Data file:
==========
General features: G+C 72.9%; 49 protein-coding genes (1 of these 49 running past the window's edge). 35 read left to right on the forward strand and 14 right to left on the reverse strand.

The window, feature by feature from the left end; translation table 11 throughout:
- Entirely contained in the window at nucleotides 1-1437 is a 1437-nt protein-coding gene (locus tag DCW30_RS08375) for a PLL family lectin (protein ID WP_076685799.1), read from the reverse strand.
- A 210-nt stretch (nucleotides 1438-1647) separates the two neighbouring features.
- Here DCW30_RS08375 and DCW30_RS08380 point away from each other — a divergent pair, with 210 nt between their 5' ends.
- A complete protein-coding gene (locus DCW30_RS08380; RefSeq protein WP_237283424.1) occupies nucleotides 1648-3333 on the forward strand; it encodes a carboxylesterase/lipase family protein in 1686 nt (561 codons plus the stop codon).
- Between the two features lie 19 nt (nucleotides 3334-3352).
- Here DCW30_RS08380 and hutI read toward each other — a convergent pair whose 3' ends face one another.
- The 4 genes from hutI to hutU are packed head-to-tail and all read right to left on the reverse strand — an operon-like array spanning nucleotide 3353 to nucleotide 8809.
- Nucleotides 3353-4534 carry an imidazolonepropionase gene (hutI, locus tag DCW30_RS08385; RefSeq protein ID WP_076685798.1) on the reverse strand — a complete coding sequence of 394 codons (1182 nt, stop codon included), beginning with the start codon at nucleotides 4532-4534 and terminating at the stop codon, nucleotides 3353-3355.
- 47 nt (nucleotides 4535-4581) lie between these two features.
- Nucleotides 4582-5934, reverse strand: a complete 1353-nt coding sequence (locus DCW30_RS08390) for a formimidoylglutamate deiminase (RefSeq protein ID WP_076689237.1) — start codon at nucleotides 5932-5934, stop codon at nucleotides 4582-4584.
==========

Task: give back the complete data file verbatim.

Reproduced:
General features: G+C 72.9%; 49 protein-coding genes (1 of these 49 running past the window's edge). 35 read left to right on the forward strand and 14 right to left on the reverse strand.

The window, feature by feature from the left end; translation table 11 throughout:
- Entirely contained in the window at nucleotides 1-1437 is a 1437-nt protein-coding gene (locus tag DCW30_RS08375) for a PLL family lectin (protein ID WP_076685799.1), read from the reverse strand.
- A 210-nt stretch (nucleotides 1438-1647) separates the two neighbouring features.
- Here DCW30_RS08375 and DCW30_RS08380 point away from each other — a divergent pair, with 210 nt between their 5' ends.
- A complete protein-coding gene (locus DCW30_RS08380; RefSeq protein WP_237283424.1) occupies nucleotides 1648-3333 on the forward strand; it encodes a carboxylesterase/lipase family protein in 1686 nt (561 codons plus the stop codon).
- Between the two features lie 19 nt (nucleotides 3334-3352).
- Here DCW30_RS08380 and hutI read toward each other — a convergent pair whose 3' ends face one another.
- The 4 genes from hutI to hutU are packed head-to-tail and all read right to left on the reverse strand — an operon-like array spanning nucleotide 3353 to nucleotide 8809.
- Nucleotides 3353-4534 carry an imidazolonepropionase gene (hutI, locus tag DCW30_RS08385; RefSeq protein ID WP_076685798.1) on the reverse strand — a complete coding sequence of 394 codons (1182 nt, stop codon included), beginning with the start codon at nucleotides 4532-4534 and terminating at the stop codon, nucleotides 3353-3355.
- 47 nt (nucleotides 4535-4581) lie between these two features.
- Nucleotides 4582-5934, reverse strand: a complete 1353-nt coding sequence (locus DCW30_RS08390) for a formimidoylglutamate deiminase (RefSeq protein ID WP_076689237.1) — start codon at nucleotides 5932-5934, stop codon at nucleotides 4582-4584.